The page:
Chapter 5 - Lilies at the Funeral by A.J. Hall
“Hyoscine? Injected or ingested?” Hilary looked across the table at her lawyer.
Ben Carley tapped his sheaf of papers. She recognised, even upside down, the UCH letterhead, and the knot in her stomach tightened.
“Probably the latter, but Spilsbury’s hedging his bets. Possibly because there’s one hypodermic present which checks out clean and another absent without leave, which could have contained anything. No unexplained puncture marks, that anyone’s been able to find.”
She thought she could, by now, begin to decode her solicitor’s hints, even if Ben Carley was too downy a bird to do anything which could be regarded as leading a witness.
“He’s taken a view? I thought the Home Office pathologist was supposed to be objective?” Her voice came out thin and a little shrill, but steady, thank God.
Carley cleared his throat. It had a peculiarly ironic ring to it. “Supposed being the operative word, Dr Mansell. He takes an objective and evidence-based view of the infallibility of his own first impressions. I’m sure you’ve come across the type. And since you are known to have prescribed the lady an injection recently —” His dark eyes glanced round the prison interview room, making the point without need for further words.
Hilary bit her lip, recalling the surgery; that tense, unexpected, end-of-hours encounter with Elaine Fleming.
“Dr Lowe’s been ill. We’ve all been covering his patients.” She hesitated. “To be honest, I hadn’t expected Mrs Fleming to come to me, even if it were only for a repeat prescription. Neuralgia. Also, I don’t usually prescribe injections — most patients are bad at them, and you don’t want an intramuscular jab turning into an intravenous one accidentally. But it is the most effective way of dealing with acute pain. And, as I said, Dr Lowe wrote the original prescription.”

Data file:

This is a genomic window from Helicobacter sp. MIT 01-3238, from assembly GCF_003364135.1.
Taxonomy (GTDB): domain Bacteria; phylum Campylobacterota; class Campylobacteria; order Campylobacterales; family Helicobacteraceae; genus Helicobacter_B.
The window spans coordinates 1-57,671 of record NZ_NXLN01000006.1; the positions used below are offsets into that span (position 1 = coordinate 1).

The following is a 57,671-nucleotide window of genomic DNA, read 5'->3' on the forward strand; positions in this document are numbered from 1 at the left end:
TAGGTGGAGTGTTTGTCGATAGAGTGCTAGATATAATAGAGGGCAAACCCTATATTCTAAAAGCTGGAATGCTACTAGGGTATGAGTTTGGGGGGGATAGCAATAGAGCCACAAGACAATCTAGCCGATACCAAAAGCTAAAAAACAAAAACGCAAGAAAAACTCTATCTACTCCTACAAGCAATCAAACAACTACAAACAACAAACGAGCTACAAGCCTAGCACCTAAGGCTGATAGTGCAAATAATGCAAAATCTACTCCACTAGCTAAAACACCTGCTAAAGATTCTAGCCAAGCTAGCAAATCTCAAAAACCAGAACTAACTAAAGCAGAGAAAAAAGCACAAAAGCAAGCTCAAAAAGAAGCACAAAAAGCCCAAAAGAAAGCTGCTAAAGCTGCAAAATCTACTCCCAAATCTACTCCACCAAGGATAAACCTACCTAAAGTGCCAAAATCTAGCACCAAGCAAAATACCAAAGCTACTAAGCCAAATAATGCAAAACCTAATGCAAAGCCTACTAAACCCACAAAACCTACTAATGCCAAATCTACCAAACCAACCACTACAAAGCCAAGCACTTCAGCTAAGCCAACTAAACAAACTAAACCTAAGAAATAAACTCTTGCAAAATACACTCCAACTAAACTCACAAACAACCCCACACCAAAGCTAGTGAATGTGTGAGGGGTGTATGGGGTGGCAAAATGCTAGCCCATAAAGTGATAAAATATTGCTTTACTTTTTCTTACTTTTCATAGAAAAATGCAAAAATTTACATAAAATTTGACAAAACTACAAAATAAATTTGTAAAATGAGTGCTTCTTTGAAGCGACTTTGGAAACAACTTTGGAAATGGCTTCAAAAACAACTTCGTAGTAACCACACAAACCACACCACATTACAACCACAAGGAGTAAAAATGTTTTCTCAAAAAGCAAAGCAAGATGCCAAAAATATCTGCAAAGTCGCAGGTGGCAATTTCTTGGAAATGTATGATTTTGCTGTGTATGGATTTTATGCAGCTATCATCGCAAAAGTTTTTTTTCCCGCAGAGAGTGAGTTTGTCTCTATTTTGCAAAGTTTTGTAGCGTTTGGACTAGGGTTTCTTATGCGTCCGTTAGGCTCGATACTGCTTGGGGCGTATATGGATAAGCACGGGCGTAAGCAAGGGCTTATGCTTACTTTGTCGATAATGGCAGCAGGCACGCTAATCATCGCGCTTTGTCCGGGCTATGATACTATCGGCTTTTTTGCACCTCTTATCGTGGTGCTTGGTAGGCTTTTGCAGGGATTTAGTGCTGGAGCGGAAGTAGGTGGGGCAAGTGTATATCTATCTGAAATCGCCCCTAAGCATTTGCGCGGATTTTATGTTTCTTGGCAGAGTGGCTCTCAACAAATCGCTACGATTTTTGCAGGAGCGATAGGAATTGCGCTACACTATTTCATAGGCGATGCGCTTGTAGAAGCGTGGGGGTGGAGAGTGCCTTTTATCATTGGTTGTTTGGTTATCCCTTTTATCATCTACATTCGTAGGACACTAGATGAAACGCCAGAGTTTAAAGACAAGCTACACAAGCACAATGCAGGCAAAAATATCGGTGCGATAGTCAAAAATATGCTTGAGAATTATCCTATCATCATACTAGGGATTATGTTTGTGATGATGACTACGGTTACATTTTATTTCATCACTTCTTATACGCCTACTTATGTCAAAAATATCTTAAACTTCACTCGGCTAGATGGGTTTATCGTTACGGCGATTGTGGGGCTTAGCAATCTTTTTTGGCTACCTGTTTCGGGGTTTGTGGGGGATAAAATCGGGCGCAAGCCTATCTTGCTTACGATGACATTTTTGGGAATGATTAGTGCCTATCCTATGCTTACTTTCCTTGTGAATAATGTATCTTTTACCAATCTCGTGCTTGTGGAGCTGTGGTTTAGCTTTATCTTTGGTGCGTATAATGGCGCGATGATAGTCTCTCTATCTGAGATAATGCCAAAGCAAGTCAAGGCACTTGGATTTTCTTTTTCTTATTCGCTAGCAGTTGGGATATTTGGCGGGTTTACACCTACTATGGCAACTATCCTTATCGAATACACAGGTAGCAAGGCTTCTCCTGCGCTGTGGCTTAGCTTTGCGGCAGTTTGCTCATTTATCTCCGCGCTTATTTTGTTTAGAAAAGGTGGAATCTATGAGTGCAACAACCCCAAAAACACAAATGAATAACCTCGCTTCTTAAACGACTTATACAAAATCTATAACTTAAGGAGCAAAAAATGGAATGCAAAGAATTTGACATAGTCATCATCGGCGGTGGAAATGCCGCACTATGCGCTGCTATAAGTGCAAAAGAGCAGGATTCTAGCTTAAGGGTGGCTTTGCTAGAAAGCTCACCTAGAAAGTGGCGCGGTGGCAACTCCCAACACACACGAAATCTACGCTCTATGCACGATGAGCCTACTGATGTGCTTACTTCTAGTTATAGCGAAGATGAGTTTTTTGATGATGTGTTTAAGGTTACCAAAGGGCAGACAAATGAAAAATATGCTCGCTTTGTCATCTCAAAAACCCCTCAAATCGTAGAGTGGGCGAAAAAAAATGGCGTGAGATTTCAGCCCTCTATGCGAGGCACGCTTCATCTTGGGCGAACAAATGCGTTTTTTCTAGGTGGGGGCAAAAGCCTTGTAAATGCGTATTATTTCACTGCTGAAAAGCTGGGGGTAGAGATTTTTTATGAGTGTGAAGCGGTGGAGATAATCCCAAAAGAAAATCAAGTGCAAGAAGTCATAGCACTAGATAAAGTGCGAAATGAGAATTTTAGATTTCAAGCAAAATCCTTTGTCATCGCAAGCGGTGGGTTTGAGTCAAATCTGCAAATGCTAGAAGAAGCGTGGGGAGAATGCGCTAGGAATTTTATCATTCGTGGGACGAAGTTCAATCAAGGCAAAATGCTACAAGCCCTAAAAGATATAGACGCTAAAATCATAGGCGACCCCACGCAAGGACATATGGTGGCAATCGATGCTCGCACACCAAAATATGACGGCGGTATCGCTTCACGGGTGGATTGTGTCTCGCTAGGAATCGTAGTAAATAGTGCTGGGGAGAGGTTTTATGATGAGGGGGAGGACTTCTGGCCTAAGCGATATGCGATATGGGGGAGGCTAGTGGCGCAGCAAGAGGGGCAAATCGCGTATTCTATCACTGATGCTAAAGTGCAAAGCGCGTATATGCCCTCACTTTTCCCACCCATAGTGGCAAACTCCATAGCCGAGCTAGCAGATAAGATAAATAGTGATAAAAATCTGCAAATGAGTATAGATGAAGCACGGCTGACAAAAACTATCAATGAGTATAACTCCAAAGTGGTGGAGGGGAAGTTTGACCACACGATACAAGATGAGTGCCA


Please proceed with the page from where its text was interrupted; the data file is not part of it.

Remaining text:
“And no professional wants to be put in the position of questioning another professional’s judgement in so many words. Especially not if they suspect the client — sorry, patient — is egging them on to do just that.” Carley’s boot-button eyes were shrewd and, unexpectedly, kind; she blessed Lisa again for finding him.
“You sound as if you knew Mrs Fleming.” Her voice came from somewhere remote, hardly under her control at all. Tears pricked behind her eyes.
“Here.” Carley reached inside his jacket, produced a cigarette case, lit one for her and passed it across the table. At her reaction, he grinned. “Rank hath its privileges. As does remand.”
He lit another cigarette for himself, and leaned back as far as the uncompromising prison chair permitted, crossing his pin-striped legs at the ankles. “I can’t say I knew Elaine Fleming. But I’ve met her kind before. Why do you think she came to consult you, beyond hoping you might say something uncharitable about Dr Lowe which she could share with the church flower committee?”
Hilary took a long drag on her cigarette. The smoke’s harsh familiarity calmed her nerves, allowing her to think straight for the first time in an age.
“I think she wanted to take a close look at me when all the constraints were on me, not her. No matter what she said, I could hardly throw a patient out.”
“Yes, I see.” Carley, mercifully, chose not to press enquiries as to what had passed between them. That memory was too raw to go near. “So you made up the prescription yourself?”
“Yes. It was right at the end of the day, and I didn’t want her going round saying I’d made her drive miles round to the duty chemist. All made up exactly as Dr Lowe would have done it. Not a trace of hyoscine. It’s all in the book. The police have seen it.”
“So they have. But they’ve also seen that over two grains of hyoscine hydrobromide is missing from the surgery dispensary, unaccounted for. That would be what? About four times the normal lethal dose?”
“Easily.” Hilary shivered. “Closer to eight.”
“And was there any moment during the time Mrs Fleming was in the surgery when she might have abstracted it?”